A currency[lower-alpha 1] is a standardization of money in any form, in use or circulation as a medium of exchange, for example banknotes and coins.[1][2] A more general definition is that a currency is a system of money in common use within a specific environment over time, especially for people in a nation state.[3] Under this definition, the British Pound Sterling (£), euros (€), Japanese yen (¥), and U.S. dollars (US$)) are examples of (government-issued) fiat currencies. Currencies may act as stores of value and be traded between nations in foreign exchange markets, which determine the relative values of the different currencies.[4] Currencies in this sense are either chosen by users or decreed by governments, and each type has limited boundaries of acceptance; i.e., legal tender laws may require a particular unit of account for payments to government agencies.

Other definitions of the term "currency" appear in the respective synonymous articles: banknote, coin, and money. This article uses the definition which focuses on the currency systems of countries.

One can classify currencies into three monetary systems: fiat money, commodity money, and representative money, depending on what guarantees a currency's value (the economy at large vs. the government's physical metal reserves). Some currencies function as legal tender in certain jurisdictions, or for specific purposes, such as payment to a government (taxes), or government agencies (fees, fines). Others simply get traded for their economic value.

Digital currency has arisen with the popularity of computers and the Internet. Whether government-backed digital notes and coins (such as the digital renminbi in China, for example) will be successfully developed and utilized remains dubious.[5] Decentralized digital currencies, such as cryptocurrencies, are different because they are not issued by a government monetary authority; specifically, bitcoin, the first cryptocurrency and leader in terms of market capitalization, has a fixed supply and is therefore ostensibly deflationary. Many warnings issued by various countries note the opportunities that cryptocurrencies create for illegal activities such as scams, ransomware, money laundering and terrorism.[6] In 2014, the United States IRS issued a statement explaining that virtual currency is treated as property for Federal income-tax purposes, and it provide examples of how long-standing tax principles applicable to transactions involving property apply to virtual currency.[7]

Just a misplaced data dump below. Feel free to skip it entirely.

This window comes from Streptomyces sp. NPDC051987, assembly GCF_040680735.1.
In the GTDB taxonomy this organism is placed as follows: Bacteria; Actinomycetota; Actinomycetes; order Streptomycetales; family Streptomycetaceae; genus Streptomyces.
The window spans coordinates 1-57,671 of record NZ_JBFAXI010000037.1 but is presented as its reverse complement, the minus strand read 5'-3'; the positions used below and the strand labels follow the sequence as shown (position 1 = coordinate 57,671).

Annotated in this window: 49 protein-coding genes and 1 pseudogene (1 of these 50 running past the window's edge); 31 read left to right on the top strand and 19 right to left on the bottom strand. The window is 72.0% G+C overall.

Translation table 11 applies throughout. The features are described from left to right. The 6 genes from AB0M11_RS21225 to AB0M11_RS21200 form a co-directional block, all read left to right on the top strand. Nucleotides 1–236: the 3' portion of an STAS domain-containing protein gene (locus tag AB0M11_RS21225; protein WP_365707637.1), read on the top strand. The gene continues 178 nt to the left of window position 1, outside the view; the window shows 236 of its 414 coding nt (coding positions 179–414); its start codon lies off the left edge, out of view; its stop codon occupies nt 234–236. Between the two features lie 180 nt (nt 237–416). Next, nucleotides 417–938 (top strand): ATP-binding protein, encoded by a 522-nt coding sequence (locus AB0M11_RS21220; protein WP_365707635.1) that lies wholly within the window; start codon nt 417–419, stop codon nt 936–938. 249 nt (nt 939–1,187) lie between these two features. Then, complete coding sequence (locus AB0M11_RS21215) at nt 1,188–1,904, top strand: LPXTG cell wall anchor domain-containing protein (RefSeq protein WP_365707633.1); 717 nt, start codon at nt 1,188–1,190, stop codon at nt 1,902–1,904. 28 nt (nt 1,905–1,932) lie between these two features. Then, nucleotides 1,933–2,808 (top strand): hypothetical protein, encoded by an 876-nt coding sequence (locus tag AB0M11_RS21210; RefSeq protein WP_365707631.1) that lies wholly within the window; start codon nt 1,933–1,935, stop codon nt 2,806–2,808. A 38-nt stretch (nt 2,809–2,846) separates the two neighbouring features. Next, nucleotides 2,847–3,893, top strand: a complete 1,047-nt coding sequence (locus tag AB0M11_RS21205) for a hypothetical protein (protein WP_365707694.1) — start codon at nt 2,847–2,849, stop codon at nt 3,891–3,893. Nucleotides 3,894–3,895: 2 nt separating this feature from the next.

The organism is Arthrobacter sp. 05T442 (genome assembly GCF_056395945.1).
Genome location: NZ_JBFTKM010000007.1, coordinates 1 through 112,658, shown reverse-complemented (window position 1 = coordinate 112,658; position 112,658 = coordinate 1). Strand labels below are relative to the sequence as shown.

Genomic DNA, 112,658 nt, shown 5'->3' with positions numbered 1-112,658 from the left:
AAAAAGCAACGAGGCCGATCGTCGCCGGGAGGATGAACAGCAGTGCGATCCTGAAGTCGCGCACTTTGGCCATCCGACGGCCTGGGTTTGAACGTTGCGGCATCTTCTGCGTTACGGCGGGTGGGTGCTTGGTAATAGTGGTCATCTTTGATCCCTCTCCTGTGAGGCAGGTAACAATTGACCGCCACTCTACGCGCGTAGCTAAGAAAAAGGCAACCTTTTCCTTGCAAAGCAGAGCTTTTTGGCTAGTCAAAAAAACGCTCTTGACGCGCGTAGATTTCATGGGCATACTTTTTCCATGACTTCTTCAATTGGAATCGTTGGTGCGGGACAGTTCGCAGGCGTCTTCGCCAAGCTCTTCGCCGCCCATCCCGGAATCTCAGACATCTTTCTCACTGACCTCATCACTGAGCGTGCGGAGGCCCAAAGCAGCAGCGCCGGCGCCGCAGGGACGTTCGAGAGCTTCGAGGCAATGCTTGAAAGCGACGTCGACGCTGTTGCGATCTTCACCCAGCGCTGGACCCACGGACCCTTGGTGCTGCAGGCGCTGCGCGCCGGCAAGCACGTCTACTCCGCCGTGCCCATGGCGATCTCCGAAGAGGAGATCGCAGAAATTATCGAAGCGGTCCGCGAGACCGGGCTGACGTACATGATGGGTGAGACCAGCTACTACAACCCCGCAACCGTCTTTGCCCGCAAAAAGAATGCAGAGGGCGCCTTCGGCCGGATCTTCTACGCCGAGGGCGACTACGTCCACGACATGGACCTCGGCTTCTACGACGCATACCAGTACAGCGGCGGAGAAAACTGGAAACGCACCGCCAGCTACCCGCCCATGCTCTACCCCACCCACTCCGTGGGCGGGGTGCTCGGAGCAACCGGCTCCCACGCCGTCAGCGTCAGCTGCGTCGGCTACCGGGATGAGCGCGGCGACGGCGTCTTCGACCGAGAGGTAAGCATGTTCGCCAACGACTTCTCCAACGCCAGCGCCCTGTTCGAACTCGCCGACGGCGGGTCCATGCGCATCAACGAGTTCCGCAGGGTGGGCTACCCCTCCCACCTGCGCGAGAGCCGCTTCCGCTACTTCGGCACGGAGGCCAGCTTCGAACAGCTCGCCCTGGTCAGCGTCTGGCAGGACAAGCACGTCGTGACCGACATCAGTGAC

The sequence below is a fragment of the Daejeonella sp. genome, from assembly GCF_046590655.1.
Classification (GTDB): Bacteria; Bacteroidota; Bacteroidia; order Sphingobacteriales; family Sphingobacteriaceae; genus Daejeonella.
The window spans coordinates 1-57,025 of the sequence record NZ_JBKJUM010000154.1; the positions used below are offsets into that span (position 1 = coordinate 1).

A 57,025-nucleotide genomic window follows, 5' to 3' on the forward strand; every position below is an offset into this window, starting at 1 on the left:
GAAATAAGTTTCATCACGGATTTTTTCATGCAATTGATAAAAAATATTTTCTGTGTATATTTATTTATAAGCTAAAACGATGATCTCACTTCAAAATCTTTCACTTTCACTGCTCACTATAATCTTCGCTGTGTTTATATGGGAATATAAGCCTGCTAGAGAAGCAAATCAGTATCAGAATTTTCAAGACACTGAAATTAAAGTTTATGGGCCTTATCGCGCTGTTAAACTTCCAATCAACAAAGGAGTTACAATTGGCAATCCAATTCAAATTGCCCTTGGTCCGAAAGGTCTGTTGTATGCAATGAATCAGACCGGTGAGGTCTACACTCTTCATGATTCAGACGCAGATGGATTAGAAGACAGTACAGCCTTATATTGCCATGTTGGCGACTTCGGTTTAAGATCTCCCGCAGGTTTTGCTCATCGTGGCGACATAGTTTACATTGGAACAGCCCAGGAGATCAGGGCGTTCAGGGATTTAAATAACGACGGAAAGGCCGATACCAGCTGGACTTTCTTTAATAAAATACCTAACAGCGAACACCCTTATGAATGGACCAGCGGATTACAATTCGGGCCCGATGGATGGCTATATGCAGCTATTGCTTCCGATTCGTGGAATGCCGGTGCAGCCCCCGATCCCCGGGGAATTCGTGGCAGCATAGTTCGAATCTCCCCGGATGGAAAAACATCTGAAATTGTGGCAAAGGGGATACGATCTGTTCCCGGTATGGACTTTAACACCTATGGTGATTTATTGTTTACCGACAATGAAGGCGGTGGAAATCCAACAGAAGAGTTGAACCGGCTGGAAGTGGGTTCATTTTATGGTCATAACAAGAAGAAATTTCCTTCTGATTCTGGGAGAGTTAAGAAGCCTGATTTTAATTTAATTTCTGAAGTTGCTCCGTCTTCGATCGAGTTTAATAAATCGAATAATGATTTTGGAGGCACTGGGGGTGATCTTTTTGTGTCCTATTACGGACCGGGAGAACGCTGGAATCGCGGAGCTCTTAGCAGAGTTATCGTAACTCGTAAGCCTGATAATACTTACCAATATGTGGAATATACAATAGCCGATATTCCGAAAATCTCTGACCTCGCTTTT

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This article uses material from the Wikipedia article Currency, and is written by contributors. Text is available under a CC BY-SA 4.0 International License; additional terms may apply. Images, videos and audio are available under their respective licenses.